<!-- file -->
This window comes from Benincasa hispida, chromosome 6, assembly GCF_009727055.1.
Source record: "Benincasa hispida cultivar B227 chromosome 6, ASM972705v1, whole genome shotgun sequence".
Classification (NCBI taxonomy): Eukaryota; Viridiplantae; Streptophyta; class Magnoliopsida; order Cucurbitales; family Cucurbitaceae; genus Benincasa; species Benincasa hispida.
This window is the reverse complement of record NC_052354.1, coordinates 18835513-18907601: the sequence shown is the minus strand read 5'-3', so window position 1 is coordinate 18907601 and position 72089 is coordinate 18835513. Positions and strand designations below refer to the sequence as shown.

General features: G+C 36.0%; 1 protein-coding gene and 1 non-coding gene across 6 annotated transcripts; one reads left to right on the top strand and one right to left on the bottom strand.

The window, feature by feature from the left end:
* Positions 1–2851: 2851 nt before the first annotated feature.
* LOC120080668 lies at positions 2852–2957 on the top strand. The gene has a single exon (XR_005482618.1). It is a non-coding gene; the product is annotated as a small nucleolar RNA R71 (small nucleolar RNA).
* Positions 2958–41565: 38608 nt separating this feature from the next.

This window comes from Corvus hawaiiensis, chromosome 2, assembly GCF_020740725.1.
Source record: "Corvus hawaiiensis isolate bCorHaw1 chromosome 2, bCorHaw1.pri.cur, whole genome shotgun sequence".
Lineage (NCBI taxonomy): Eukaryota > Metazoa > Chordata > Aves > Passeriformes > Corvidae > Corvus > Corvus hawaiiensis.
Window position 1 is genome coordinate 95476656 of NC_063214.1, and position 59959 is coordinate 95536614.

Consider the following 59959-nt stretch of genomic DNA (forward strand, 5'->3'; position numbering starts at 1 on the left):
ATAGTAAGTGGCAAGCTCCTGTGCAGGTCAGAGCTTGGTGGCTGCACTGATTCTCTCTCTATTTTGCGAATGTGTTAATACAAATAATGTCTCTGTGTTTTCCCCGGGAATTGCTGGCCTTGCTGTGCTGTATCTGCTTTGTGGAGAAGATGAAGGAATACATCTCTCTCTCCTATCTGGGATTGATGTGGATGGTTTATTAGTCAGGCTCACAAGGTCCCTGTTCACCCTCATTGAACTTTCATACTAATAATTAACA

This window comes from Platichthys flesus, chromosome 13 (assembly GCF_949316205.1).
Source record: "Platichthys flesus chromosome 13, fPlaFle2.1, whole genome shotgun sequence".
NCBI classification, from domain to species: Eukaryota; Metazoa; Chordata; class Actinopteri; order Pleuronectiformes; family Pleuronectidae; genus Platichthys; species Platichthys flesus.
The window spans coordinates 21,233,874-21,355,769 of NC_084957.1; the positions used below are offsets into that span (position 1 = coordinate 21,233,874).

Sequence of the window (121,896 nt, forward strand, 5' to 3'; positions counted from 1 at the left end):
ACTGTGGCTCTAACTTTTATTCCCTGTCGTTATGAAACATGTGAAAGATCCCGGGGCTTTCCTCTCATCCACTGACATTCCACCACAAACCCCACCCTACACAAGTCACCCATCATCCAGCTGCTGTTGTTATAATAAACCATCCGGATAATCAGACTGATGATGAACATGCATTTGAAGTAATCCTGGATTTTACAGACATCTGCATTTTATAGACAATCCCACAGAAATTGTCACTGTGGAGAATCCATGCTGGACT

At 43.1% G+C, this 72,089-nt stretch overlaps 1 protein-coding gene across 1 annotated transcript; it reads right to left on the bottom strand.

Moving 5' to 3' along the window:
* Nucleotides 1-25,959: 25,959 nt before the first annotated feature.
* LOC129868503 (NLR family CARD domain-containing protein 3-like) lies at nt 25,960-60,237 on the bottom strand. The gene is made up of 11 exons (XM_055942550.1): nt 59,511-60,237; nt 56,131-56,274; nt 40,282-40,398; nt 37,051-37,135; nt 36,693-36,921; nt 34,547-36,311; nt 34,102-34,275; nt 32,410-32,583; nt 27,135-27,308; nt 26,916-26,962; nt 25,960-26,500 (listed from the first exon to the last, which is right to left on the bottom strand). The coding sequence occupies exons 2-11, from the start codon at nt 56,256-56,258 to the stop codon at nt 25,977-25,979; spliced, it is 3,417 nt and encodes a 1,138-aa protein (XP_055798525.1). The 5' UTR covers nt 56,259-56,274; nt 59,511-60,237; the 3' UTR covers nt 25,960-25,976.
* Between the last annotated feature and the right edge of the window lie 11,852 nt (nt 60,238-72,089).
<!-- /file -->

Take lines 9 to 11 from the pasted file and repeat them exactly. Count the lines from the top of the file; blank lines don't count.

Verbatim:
* Positions 2958–41565: 38608 nt separating this feature from the next.

This window comes from Corvus hawaiiensis, chromosome 2, assembly GCF_020740725.1.
Source record: "Corvus hawaiiensis isolate bCorHaw1 chromosome 2, bCorHaw1.pri.cur, whole genome shotgun sequence".